Saturday, March 8

YEAR:  2014 | Tags:  | | |

Varjakanvalkama, 12:21


Two things happened yesterday that made me reflect. Firstly, one of the students played A Whiter Shade of Pale on Spotify, which caused me to re-experience a particular summer when I was sixteen. This in turn caused me to leave the room, because I had suddenly experienced the fact that Auo will never have the equivalent experience, because she will never be sixteen. I waited in the toilet until my tears had finished before resuming teaching as though nothing had happened – which in fact was more or less the truth.

Earlier in the day I had read through an article about “trigger warnings”, which many argue should be placed at the beginning of articles or discussions that are likely to cause distress to some reader or viewers. According to an article in New Republic:

The “Geek Feminism Wiki” states that trigger warnings should be used for “graphic descriptions or extensive discussion” of abuse, torture, self-harm, suicide, eating disorders, body shaming, and even “psychologically realistic” depictions of the mental state of people suffering from those; it notes that some have gone further, arguing for warnings before the “depiction or discussion of any consensual sexual activity [and] of discriminatory attitudes or actions, such as sexism or racism.” The definition on the Queer Dictionary Tumblr is similar, but expands warnings even to discussion of statistics on hate crimes and self-harming.

I reflected that things that directly remind me of Auo do not usually cause me great pain, although they continue to make me very sad. What does cause me pain, cause me to catch my breath and cry, are unpredictable events that catch me by surprise. Like a train of thought begun by unexpectedly hearing A Whiter Shade of Pale, a song that Auo neither knew nor recognised as far as I am aware. Trigger warnings are part of what Ilich called the medicalization of society, like the growing use of the word survivor to mean anyone who has got over a nasty experience.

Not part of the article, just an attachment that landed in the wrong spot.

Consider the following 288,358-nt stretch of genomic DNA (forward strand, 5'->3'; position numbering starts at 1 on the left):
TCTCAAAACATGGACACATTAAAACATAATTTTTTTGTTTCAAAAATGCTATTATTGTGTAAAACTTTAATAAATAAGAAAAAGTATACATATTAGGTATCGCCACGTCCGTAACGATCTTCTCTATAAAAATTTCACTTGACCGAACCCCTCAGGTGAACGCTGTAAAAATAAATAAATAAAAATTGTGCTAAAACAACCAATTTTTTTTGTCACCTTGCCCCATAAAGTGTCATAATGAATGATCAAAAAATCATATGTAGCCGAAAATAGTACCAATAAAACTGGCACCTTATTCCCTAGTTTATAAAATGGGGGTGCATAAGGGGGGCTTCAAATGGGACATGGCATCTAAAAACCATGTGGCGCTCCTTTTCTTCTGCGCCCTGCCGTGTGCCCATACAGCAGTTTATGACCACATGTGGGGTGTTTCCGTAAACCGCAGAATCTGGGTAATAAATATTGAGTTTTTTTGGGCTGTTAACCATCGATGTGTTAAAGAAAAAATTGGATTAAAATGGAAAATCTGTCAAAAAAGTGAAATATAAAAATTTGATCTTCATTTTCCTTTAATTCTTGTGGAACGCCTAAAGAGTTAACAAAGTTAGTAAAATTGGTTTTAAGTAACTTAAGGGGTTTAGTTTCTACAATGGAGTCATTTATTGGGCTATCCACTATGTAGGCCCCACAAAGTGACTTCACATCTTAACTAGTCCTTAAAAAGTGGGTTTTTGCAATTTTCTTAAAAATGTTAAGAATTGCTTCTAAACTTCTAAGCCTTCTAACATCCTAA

The second thing that happened involved the Japanese band Babymetal. I found out about them, watched a video, and immediately realised that I would have loved to have seen Auo’s reaction. And, of course, realised at the same instant that it was just one many occasions when I will never know what she would have said.

I am thinking all this while I am walking along beside the sea, where Auo and I used to walk and cycle. We have had breakfast, and tidied the house. It is a beautiful Spring day and it would be foolish to stay indoors.

In the afternoon Irma and I will go to Prisma where I will decide that 1TB external drives are too expensive to bother with yet.

At 16:00 Irma will go to see Hannu to continue her treatment and I will send Olivia a Facebook message to tell her about Babymetal. She will reply to tell me that she doesn’t know whether they are good or bad and she is speechless.

Naa will spend the evening with Sampo and Irma and I will have a glass of wine.